Never miss a great news story!
Get instant notifications from Economic Times
AllowNot now

You can switch off notifications anytime using browser settings.
Stock Analysis, IPO, Mutual Funds, Bonds & More

DHFL arm Aadhar looks to sell loan book to infuse cash

The company has a loan book of Rs 8,700 crore, with disbursement targets of Rs 450-500 crore a month.

, ET Bureau|
Oct 22, 2018, 07.57 AM IST
Aadhar claims to have the highest penetration in the country in the affordable-housing space.
ET Intelligence Group: Aadhar Housing Finance, a unit of Wadhawan Global Capital and a group company linked to Dewan Housing Finance (holds 9.2 per cent), is seeking to sell the majority of its saleable loan portfolio to banks to tide over the liquidity crunch. It is in talks with six banks, including State Bank of India (SBI), Bank of Baroda and ICICI Bank, to sell loans worth Rs 1,200 crore.

“Lack of liquidity due to non-availability of funds from the capital market and banks has slowed our monthly disbursements. In September, we did 25 per cent of our allocated target and in October it may be down to 15 per cent to 20 per cent,” said Deo Shankar Tripathi, CEO, Aadhar Housing Finance, “But we are hoping to get some credit through portfolio assignment to banks,” he added.

The company has a loan book of Rs 8,700 crore, with disbursement targets of Rs 450-500 crore a month. According to the Reserve Bank of India (RBI) and National Housing Bank (NHB) guidelines, HFCs (housing finance companies) can sell only 90 per cent of the loans given out in the last 12 months, and within that too, there are several other criteria.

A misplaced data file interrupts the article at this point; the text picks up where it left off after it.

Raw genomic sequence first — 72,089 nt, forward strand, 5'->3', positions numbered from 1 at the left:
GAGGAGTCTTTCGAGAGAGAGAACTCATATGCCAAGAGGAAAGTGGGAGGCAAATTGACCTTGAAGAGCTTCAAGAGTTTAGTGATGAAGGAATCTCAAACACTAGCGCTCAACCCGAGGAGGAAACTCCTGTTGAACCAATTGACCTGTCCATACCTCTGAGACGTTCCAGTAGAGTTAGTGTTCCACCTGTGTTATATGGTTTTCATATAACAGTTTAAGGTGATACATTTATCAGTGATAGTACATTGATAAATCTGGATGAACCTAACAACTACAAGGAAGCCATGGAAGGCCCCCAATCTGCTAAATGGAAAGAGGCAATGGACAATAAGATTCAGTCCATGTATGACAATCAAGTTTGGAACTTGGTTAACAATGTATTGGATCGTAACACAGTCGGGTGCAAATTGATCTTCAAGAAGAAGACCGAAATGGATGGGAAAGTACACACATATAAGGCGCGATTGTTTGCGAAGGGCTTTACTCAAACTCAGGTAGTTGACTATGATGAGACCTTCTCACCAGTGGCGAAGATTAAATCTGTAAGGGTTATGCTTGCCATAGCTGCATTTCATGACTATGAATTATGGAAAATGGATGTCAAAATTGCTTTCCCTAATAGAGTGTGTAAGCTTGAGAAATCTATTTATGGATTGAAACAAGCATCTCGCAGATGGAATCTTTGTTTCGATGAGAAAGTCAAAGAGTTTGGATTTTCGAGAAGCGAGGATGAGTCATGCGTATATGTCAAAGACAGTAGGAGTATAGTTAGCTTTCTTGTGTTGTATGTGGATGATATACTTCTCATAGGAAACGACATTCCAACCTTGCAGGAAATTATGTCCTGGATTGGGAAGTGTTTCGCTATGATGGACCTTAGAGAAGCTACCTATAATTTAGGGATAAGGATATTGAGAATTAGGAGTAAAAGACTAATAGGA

The company has given out Rs 6,000 crore worth of loans in the last one year. But considering the guidelines and various criteria, Aadhar can sell loans amounting to Rs 1,200 crore, or 14 per cent of the existing loan book.

The company merged with DHFL Vysya last year and is also issuing fixed deposit receipts to enhance liquidity. The pre-merger Aadhar team has been now selling FDs for the first time since merger. The team did not sell fixed deposits earlier and started selling fixed deposit receipts only two months ago.

Total liability from FDs currently is around Rs 150 crore, nearly 2 per cent of the loan book. “We have set higher targets for FDs this year, but it is a small component now,” said Tripathi. But the immediate solution would be the money the company would receive from banks from the portfolio sale.“We expect the money in the next 10 to 15 days,” he said.

The RBI, NHB and SBI earlier said that they would take steps to lessen the credit constraints for non-banking financial companies (NBFCs). SBI also said it would step up its current year’s loan purchase target from NBFCs to Rs 45,000 crore from Rs 15,000 crore earlier.

Last month, Aadhar also tried raising Rs 1,400 crore through NCDs (non convertible debentures) but could manage only Rs 675 crore.

Tripathi also denied reports of global private equity player KKR taking a stake in Aadhar. “As on this morning, there is nothing on the ground that has happened,” he said Sunday.

Aadhar claims to have the highest penetration in the country in the affordable-housing space. It has 315 branches and a presence in 20 states. Average loan ticket size is Rs 8.25 lakh.

DHFL, a group company, has been one of the most affected in the NBFC crisis. In the last one month, the DHFL stock has lost two-thirds its market value.

Also Read

Consumer loans growing but some vintage loans indicate higher risk: CIBIL

Demand for vehicle loan shrinks

Demand for vehicle loan shrinks

Top 10 banks' home loan interest rates

Personal guarantees may aid bad loan resolution

Add Your Comments
Commenting feature is disabled in your country/region.
Download The Economic Times Business News App for the Latest News in Business, Sensex, Stock Market Updates & More.

Other useful Links

Follow us on

Download et app

Copyright © 2019 Bennett, Coleman & Co. Ltd. All rights reserved. For reprint rights: Times Syndication Service